Even though I’ve never used it, I have a particular affinity towards Plenty of Fish, as not only was it bootstrapped, but by just one person. Single person start up success stories are few and far between, so it’s great to see one person’s start up become a household name.
Plenty of Fish was founded by Markus Frind in 2003. Like most great startups, Markus was scratching his own itch, as he’d looked into existing dating sites, but was annoyed to discover that they required payment. Pleny of Fish also embodied the Minimum Viable Product ethos, the first version of the site didn’t even have the ability to upload images.
For the first 5 years Markus was the only employee, running the site out of his apartment in Vancouver. At this point Plenty of Fish was receiving over 30 million hits per day, and Markus was making around $10 Million USD per year, from Google Ads. Plenty of Fish now has offices in Vancouver, 75 employees, and turned over an estimated $100 million in 2014.
You could argue that Plenty of Fish is no longer bootstrapped, as in 2014, Markus sold Plenty of Fish to Match.com for $575 million in cash. I’d disagree though, selling a company is not the same as taking funding, and because he never took any investment, Markus was the sole owner of the company, and is now $575 million richer.
Nathan Seidle started SparkFun in 2003, after accidentally blowing up some electronic components and not being able to easily find replacements online. As a fellow tinkerer and someone who knows the smell of burning electronics all too well, SparkFun is another bootstrapped start up that’s close to my heart.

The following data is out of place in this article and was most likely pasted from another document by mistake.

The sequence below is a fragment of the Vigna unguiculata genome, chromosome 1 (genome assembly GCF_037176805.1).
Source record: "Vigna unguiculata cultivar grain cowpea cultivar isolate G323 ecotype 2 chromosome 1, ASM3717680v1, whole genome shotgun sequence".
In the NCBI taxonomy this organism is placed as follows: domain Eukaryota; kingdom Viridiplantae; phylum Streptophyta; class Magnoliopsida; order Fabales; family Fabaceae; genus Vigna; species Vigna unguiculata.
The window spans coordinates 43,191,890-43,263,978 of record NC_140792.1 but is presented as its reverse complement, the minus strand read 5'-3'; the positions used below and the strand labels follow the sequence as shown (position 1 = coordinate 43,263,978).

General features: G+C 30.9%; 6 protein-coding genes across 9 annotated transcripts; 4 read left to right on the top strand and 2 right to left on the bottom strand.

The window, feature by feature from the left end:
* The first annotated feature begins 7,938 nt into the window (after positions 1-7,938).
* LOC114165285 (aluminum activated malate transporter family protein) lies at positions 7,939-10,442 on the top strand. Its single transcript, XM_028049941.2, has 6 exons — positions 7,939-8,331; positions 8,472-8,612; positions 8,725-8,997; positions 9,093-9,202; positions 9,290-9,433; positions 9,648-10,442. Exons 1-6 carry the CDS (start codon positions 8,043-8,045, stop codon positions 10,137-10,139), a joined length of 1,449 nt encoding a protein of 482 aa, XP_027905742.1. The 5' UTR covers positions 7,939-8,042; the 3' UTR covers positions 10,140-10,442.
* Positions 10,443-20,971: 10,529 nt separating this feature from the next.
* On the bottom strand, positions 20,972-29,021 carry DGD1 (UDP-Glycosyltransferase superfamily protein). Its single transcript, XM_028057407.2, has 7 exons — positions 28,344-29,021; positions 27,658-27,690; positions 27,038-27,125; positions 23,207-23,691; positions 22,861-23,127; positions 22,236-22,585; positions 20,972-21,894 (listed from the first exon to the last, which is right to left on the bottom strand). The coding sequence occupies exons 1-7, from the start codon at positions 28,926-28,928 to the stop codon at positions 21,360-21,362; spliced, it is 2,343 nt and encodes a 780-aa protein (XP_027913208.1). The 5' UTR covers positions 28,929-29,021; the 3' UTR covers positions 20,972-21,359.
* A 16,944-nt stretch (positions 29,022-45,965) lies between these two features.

Nathan started SparkFun with just $2500 in credit card debt, which he used to buy inventory and set up the website. Initially SparkFun only sold Olimex printed circuit boards, where as they now boast a catalogue of over 3,500 items, including some of their own creations.
It’s well known that it’s much harder to succeed with a hardware start up than it is with software, especially on a bootstrapper’s budget. SparkFun has beaten some hugely unfavourable odds, and grown to over 150 employees, all with out compromising the Nathan’s original vision. SparkFun helped draft the Open-source hardware (OSHW) definition, and all or SparkFuns own creations are Open-source.
MailChimp was started back in 2001 by Ben Chestnut and Dan Kurzius. It started as a side project, funded by their web-development jobs. 14 years on, MailChimp is one of the best known mailing list companies, sending over 600 million emails every day.
MailChimp has since expanded its operations to include Mandrill, a transactional email service, and even acquired TinyLetter, providing mailing lists to individuals. With 375 employees, MailChimp is both the largest and longest running bootstrapped start up in this list.
I use MailChimp to manage BugMuncher’s mailing list, it’s a great piece of software, even if it is written in PHP (bring on the flames…) They also have a fantastic brand, who doesn’t love a chimpanzee postman?
Did I miss any?
So there’s my top five REAL bootstrapped companies, one day I hope to see BugMuncher appearing on a similar list. If you have any suggestions of companies I’ve missed, please leave a comment, I always love hearing about bootstrap success stories.
- Matt Bearman